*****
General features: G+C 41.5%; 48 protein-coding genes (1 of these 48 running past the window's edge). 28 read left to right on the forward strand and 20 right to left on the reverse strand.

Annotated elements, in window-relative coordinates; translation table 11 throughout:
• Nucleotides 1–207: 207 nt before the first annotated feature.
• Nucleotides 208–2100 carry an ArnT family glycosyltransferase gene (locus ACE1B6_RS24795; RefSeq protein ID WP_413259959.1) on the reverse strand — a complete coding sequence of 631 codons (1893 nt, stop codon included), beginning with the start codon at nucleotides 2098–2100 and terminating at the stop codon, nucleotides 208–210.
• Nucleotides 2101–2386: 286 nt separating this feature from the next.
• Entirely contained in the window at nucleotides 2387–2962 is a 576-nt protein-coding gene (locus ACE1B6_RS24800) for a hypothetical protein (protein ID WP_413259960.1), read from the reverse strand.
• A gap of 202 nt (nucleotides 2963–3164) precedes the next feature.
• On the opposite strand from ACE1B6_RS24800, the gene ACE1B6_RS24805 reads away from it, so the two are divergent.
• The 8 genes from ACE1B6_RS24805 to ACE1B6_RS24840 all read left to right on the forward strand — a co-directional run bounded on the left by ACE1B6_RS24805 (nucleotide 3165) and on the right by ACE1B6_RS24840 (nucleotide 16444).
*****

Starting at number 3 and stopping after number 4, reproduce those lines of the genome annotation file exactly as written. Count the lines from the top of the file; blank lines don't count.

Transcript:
• Nucleotides 1–207: 207 nt before the first annotated feature.
• Nucleotides 208–2100 carry an ArnT family glycosyltransferase gene (locus ACE1B6_RS24795; RefSeq protein ID WP_413259959.1) on the reverse strand — a complete coding sequence of 631 codons (1893 nt, stop codon included), beginning with the start codon at nucleotides 2098–2100 and terminating at the stop codon, nucleotides 208–210.